Turning up the pressure


Kentucky head coach John Calipari conducts his platoons during the first half of the UK vs. UCLA game at the United Center in Chicago , Il., on Saturday, December 20, 2014. Photo by Jonathan Krueger

WVU looks to ratchet up its game for UK

By Joshua Huff

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Though the scenery shifts from the flooded streets of Louisville to the lakefront of Cleveland, UK head coach John Calipari faces a familiar foe Thursday in West Virginia head coach Bob Huggins.

Next up for UK is a team in the same mold as Cincinnati. A bruising, in your face, turnover-inducing WVU team that continues to defy expectations. After defeating Buffalo in the First Round and Maryland on Sunday, the Mountaineers face a tall task when they square up against undefeated UK in the Sweet Sixteen.

The Cats are four wins shy from becoming the first team since the 1976 Indiana Hoosiers to end the season unbeaten.

Though UK remains a 13.5-point favorite over WVU, naysayers raise a kernel of truth, Huggins has an all-time series advantage over Calipari. In the 10 matchups between the two, Huggins has won eight.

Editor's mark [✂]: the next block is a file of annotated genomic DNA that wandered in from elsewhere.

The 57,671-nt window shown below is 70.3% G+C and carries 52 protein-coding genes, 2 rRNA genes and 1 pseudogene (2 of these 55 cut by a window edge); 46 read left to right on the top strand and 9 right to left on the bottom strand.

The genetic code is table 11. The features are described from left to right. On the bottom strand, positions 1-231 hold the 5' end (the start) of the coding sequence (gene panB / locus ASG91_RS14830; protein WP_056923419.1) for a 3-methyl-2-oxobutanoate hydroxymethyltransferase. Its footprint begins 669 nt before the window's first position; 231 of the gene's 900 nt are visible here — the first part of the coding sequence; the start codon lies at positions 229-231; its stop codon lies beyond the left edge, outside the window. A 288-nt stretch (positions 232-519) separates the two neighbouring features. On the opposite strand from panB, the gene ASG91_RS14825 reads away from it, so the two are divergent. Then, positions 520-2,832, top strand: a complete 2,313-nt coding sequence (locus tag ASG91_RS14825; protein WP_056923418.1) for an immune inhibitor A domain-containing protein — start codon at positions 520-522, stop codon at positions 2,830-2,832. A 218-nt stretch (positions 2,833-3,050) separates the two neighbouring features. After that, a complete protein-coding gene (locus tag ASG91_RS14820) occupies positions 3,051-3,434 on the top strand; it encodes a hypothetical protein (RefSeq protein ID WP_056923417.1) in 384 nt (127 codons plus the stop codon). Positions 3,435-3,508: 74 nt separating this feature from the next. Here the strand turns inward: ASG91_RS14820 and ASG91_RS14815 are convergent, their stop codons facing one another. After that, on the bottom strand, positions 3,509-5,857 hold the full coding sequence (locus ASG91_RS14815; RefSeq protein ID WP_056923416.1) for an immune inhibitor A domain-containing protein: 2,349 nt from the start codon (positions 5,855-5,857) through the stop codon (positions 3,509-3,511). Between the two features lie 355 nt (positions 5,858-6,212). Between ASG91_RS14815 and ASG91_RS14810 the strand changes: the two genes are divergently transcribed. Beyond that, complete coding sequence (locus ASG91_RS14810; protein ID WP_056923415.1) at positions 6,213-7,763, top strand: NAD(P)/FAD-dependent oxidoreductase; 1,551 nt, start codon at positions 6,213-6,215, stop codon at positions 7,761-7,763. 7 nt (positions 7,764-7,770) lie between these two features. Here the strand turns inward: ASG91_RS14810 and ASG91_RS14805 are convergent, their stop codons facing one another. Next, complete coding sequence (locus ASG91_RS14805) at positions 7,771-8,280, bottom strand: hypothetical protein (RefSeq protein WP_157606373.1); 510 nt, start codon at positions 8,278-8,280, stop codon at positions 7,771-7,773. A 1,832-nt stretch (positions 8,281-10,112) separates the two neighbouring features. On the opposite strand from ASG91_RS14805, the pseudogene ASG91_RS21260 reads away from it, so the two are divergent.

And with a trip to the Elite Eight on the line, the Mountaineers hope to make it nine.

If WVU performs the way it did against Maryland: forcing 23 turnovers, 15 steals and held the Terps to just four points against the press in the second half, it could do what no team has done this season, defeat UK. Over the course of this season, though, the Mountaineers have been hampered by one crutch: a terrible offense. WVU shoots just 41 percent from the field, but has 500 more shot attempts than its opponents.

The Mountaineers are even worse from three, shooting 32 percent from beyond the arc and just 66 percent from the free throw line.

So without an offense, how does WVU counter UK’s depth, size and talent?

With fullcourt pressure defense. A suffocating, fatigue-inducing defense that relies on wearing opponents down, forcing turnovers and turning such into points. WVU, despite that, is the most penalized team in the nation, averaging 23 fouls a game. UK shoots 72 percent from the line, a place it looks to spend some time at against WVU.

WVU is also prolific on the offensive glass. It’s fourth in the nation in offensive rebound percentage at 40 percent. UK has struggled with offensive boards, especially in the second half against Cincinnati when the Bearcats pulled down 17 compared to UK’s four.

UK has had experience with physical defenses this season, though. The pressure of Arkansas, the physicality of LSU, Georgia and Cincinnati will have prepared the Cats for the Mountaineers’ trap defense. For UK to win, it will need to step up its offense, avoid a sluggish start, limit turnovers and be on point from the free throw line.